Essential healthcare workers hold State House rally to demand investment now, not later
“At the same time demand has spiked, staffing is the worst I have ever seen,” said Ian Lacombe, a Registered Nurse who has worked at Butler Hospital for 20 years. “Higher demand and COVID’s effect on staff has led to more hours with less people working, a perfect storm for high burnout.”
With COVID-19 cases again on the rise and a caregiver system stretched to the limit, the Rhode Island General Assembly must invest its relief funding immediately, said essential caregivers represented by SEIU 1199NE at a State House rally on Tuesday. Workers hoped to shine a light on the crisis of care that is cutting across all healthcare sectors and call on the General Assembly to invest available state and federal covid-relief funding now, as intended.
The State House rally comes less than a week after workers at Butler Hospital held an informational picket calling for urgent intervention in what Rhode Island healthcare officials have deemed a “mental health state of emergency.”
It is important, said Senator Louis DiPalma (Democrat, District 12, Little Compton, Middletown, Newport, Tiverton) addressing the crowd of well over 100 healthcare workers, that “workers in the health industry field are appropriately compensated for the work that they do.”
There were workers at the rally representing all sectors of healthcare – from hospitals, nursing homes, community healthcare centers to home child centers and home care providers. Their message? They are struggling. Short staffing, increased demand for services, chronic underfunding and the crushing demands brought on by COVID-10 has created a crisis of care, said workers. Caregivers, who are overwhelmingly women and disproportionately people of color, are burned out and leaving the field, leaving empty, unfilled positions. The system, said union leaders, is at a breaking point.
Rally participants will call on the General Assembly to do the following:
- Stabilize Care New England, one of Rhode Island’s largest employers and second largest hospital provider
- Expand access to mental health and substance abuse services amid a massive surge of need and shortage of staffing, training and facility space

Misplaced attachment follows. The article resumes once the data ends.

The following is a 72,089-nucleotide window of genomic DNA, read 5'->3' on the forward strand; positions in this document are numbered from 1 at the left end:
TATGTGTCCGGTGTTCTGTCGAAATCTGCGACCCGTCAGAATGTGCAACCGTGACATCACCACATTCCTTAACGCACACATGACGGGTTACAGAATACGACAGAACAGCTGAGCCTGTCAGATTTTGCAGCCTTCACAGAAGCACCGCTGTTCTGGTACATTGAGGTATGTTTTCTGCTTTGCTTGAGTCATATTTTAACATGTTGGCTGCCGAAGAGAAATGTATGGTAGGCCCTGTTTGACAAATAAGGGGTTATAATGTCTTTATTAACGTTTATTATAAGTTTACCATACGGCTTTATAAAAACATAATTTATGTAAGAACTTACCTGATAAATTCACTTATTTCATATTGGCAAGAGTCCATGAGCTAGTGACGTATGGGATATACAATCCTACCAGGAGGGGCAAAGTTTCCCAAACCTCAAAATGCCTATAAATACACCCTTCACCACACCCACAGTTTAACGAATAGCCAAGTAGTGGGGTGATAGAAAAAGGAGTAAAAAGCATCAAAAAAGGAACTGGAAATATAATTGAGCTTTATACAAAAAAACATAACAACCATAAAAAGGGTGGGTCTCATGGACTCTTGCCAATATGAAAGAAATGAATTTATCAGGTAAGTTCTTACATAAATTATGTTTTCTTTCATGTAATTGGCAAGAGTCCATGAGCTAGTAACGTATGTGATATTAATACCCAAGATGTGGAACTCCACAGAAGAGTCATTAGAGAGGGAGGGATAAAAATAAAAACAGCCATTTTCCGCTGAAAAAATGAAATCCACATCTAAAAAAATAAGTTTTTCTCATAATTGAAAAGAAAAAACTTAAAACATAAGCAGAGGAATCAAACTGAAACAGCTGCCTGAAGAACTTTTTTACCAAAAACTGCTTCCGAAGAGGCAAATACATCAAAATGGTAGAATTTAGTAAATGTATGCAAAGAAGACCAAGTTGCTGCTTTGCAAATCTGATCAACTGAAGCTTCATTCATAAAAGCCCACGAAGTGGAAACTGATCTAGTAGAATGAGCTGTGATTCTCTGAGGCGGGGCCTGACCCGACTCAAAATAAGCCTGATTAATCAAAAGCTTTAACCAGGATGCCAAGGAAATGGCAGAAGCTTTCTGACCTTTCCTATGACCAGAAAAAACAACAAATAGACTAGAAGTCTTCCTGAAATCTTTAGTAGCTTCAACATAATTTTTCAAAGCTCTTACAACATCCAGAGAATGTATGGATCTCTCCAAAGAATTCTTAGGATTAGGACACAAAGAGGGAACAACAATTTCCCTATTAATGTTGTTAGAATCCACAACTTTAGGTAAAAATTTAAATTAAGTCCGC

- Comprehensive workforce stabilization strategy across all caregiving sectors that includes recruitment, training and development initiatives
- Direct payments to healthcare workers to facilitate retention and workforce stabilization
“Our patients need us now more than ever, but the system is failing them. In the ER we have had days where people must wait in their cars to access services, as our screening area is overly full. It is not unusual to have a wait time measured in hours before you can even walk into triage,” said Ian Lacombe, a Registered Nurse who has worked at Butler Hospital for 20 years. “At the same time demand has spiked, staffing is the worst I have ever seen. Higher demand and COVID’s effect on staff has led to more hours with less people working, a perfect storm for high burnout.”
“Our health care workers are exhausted, the ranks are depleted, we’re all working shorts and there’s no relief in sight,” said Representative Jacquelyn Baginski (Democrat, District 17, Cranston). “So it’s time for something new. It’s time to invest in our frontline caregivers.
“Our elected representatives have a responsibility to put nurses in a position to provide quality care for our communities,” said Deanna Costa, a registered nurse at Women and Infants Hospital. “Chronic understating is unacceptable and a threat to our ability to meet the needs of patients that depend on our services.”
“We did not become health care workers to make a lot of money. We are everyday, working class people,” said Dana Ciolfi, who retired two weeks ago after 43 years as a Medical Technologist at Women and Infants Hospital. “We do this work because we love taking care of those people who need us.”
SEIU 1199 New England represents over 5000 employees across Rhode Island. [This has been corrected. Uprise RI previously and erroneously reported the number as 900.]